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I am grateful for your help but, as I answered previously, you didn't provide me
the answer to my problem:
I only want the five tables (EMP, DEPT, BONUS, SALGRADE and DUMMY) which
are "meaningful" to me.
But maybe it is not possible... Maybe it is not possible to make the difference
between those tables and the others...
Thanks and regards,
All right :)
But suppose I don't remember my table names (exactly) (which is
commonplace for me)...
With MySQL, I often do a little "show tables" and then a "select"
query (once I have retrieved the right table name (suppose there
are upper case letters or underscores in the table names)).
Maybe, it's not possible to get I want...
Maybe, a solution is to prefix every table name with a specific prefix
"foo_" and then execute:
where table_name like 'foo_%';
Thanks and all the best,
Thank you for your answer.
Would you mind giving me the exact query?
I am not sure about what you mean about "comparing one DB features to another".
Are you thinking about my writing about MySQL?
If so, I think you are wrong :) : why?
1) because it is normal for someone to try to use one's previous knowledge in the
database field, not doing so would be silly and waste ;
2) and moreover, I DO think it is interesting to compare one DB features to another.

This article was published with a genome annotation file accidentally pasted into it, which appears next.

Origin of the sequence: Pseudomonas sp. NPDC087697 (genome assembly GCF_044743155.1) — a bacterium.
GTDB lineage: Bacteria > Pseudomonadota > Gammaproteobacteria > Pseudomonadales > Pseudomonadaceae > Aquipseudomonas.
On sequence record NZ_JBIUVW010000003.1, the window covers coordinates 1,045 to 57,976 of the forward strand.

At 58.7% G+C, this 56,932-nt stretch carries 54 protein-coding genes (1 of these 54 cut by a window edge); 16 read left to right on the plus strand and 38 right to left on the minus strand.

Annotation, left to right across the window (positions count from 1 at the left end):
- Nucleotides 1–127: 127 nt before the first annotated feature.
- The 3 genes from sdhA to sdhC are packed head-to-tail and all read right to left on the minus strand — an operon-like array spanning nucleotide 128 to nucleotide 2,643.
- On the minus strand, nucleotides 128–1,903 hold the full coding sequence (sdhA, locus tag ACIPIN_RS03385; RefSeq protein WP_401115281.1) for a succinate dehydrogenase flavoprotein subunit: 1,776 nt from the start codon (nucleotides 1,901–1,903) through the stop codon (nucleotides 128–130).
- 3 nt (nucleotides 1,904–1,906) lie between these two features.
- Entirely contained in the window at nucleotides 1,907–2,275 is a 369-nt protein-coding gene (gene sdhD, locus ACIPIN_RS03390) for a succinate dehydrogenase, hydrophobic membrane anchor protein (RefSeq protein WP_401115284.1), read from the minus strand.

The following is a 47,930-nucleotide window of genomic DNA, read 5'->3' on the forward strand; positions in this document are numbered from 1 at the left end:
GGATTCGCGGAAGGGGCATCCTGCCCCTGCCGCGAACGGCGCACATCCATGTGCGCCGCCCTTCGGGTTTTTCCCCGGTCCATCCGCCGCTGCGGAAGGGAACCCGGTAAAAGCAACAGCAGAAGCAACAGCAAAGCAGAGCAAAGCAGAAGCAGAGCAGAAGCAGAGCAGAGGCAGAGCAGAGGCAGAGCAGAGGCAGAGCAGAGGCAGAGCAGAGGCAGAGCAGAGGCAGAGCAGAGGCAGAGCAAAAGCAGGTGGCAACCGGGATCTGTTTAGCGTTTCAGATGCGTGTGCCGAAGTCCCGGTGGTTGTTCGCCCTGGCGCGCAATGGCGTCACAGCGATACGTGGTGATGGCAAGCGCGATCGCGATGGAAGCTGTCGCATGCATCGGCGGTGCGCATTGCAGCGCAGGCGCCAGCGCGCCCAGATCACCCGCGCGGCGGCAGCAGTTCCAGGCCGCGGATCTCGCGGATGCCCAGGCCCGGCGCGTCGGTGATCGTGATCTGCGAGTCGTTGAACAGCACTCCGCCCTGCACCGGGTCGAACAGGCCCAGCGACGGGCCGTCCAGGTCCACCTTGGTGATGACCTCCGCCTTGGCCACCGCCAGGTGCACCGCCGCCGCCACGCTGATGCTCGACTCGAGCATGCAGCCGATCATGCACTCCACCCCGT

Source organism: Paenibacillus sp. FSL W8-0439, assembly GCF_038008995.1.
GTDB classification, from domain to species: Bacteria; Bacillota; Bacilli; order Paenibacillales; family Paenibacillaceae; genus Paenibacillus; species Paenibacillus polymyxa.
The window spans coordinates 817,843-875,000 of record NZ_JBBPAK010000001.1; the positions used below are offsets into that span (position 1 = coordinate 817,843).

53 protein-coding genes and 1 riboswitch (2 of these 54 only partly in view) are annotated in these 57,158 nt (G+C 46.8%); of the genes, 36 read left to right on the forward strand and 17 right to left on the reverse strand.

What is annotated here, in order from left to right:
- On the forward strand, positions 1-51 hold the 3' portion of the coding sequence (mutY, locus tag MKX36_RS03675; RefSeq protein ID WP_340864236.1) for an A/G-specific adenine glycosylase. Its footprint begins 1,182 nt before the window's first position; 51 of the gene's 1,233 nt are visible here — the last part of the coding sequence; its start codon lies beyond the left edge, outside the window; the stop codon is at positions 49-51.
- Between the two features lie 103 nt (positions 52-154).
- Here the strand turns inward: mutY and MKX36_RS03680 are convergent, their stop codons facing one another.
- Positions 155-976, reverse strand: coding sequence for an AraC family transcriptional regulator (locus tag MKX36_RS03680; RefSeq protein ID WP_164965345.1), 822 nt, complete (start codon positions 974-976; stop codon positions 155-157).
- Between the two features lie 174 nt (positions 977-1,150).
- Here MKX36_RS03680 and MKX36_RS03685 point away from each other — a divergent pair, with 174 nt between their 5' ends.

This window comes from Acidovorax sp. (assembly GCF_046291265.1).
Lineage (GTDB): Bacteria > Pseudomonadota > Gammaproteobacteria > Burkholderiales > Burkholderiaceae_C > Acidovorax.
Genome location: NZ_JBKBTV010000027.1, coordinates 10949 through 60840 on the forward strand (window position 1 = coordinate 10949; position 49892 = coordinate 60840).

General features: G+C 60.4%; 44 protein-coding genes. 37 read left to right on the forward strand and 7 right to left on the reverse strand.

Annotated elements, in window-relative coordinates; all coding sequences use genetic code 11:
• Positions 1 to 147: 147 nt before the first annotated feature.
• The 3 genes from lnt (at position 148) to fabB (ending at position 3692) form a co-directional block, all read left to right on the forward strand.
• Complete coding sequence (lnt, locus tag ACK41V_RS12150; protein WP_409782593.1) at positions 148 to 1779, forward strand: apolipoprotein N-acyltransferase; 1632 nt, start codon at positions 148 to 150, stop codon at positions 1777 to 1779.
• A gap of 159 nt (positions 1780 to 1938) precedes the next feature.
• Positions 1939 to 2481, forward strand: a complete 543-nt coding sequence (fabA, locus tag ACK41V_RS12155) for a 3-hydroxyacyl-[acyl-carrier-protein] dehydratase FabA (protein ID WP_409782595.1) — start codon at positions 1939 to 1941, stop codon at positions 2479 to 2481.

I wish I had found a good comparison between MySQL and Oracle.
It would have helped me a lot.
You know... some kind of tutorial for Oracle beginners who are used to MySQL...
I can admit I didn't compare the right things but I am trying to.
I am not judging Oracle. I don't care about that. I only want to understand as
quickly as I can :).
What I want to do with Oracle, I already know how to do it with MySQL.
So I am trying to do "exactly" the same.
I know Oracle is powerful, I am not questioning that.
I also know some MySQL drawbacks.
I am not the inventor of these RDMS, so I wont defend any of them...
I am sorry if you misunderstood me.
There are several system views that will let you see database objects.
USER/ALL/DBA_TABLES shows you all the tables your schema owns, all the tables your (login) schema can see, and all tables that exist. Usually only users with DBA privileges can see the DBA_TABLES view.
Try running your query from USER_TABLES, something like
If that gives you back too many rows then you'll need a way of restricting the rows returned by a WHERE clause predicate - some criteria that will give you back only the data you want.
select table_name from user_tables